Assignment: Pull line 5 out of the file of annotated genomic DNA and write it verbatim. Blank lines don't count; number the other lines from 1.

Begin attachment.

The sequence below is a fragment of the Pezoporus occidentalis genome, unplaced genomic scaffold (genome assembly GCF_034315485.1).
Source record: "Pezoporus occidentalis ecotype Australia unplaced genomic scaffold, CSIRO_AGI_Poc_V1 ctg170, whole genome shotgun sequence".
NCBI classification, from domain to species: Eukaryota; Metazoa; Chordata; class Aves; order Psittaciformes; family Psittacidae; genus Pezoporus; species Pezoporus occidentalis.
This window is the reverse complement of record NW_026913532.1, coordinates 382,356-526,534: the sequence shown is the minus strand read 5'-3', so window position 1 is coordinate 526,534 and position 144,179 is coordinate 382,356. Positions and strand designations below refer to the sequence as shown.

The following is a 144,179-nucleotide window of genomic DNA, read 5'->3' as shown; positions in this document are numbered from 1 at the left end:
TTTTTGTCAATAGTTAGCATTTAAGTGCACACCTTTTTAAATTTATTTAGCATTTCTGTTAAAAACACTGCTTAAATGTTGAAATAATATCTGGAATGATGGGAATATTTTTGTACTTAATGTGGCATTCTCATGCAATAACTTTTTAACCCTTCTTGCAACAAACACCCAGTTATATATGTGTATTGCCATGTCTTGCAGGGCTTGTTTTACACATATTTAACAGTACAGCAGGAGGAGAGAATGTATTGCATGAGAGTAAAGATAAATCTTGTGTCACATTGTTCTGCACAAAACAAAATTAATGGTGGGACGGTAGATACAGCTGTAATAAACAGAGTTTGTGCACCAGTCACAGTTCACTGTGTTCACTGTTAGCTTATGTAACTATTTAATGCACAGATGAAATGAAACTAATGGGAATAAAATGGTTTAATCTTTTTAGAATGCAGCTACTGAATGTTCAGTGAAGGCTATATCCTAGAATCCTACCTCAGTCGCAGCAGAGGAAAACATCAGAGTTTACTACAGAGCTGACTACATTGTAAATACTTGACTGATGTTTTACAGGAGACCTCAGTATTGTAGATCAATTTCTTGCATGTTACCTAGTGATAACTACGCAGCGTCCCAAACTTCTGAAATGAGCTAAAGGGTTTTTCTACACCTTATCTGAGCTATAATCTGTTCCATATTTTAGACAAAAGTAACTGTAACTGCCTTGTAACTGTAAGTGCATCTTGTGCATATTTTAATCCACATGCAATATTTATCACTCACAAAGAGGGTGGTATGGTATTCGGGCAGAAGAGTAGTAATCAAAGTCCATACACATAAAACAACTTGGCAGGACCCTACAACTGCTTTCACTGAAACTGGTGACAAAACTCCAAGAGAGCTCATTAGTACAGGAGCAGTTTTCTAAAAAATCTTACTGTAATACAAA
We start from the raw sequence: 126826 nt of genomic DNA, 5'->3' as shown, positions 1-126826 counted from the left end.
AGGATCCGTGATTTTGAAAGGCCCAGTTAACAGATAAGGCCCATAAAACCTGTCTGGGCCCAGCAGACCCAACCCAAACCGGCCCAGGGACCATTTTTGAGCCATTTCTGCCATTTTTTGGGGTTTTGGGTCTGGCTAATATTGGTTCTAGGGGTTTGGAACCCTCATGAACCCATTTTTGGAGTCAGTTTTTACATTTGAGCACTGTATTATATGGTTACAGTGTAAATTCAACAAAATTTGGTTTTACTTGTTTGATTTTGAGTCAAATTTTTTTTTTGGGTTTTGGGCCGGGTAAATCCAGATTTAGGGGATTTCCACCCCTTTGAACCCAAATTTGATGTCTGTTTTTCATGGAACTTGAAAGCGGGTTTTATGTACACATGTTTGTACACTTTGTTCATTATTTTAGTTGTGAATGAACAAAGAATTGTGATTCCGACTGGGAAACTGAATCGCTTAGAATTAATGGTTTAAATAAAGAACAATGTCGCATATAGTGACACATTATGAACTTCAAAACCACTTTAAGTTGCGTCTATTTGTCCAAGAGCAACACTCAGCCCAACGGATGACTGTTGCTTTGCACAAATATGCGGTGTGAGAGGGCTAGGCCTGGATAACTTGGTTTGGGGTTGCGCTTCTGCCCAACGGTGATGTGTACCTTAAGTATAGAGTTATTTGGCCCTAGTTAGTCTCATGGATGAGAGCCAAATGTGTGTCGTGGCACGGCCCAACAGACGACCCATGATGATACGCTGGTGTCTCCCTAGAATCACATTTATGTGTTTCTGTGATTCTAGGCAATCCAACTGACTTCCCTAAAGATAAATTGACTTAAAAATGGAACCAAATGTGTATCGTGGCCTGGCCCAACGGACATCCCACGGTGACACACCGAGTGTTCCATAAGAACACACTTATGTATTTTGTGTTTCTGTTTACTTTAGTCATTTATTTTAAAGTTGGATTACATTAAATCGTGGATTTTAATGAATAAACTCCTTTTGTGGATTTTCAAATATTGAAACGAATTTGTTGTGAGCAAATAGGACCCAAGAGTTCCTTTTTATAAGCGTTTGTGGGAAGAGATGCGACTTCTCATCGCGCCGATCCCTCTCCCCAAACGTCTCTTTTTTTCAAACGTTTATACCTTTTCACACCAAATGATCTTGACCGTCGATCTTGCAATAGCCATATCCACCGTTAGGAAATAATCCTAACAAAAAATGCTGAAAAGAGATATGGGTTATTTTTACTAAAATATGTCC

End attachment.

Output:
The following is a 144,179-nucleotide window of genomic DNA, read 5'->3' as shown; positions in this document are numbered from 1 at the left end: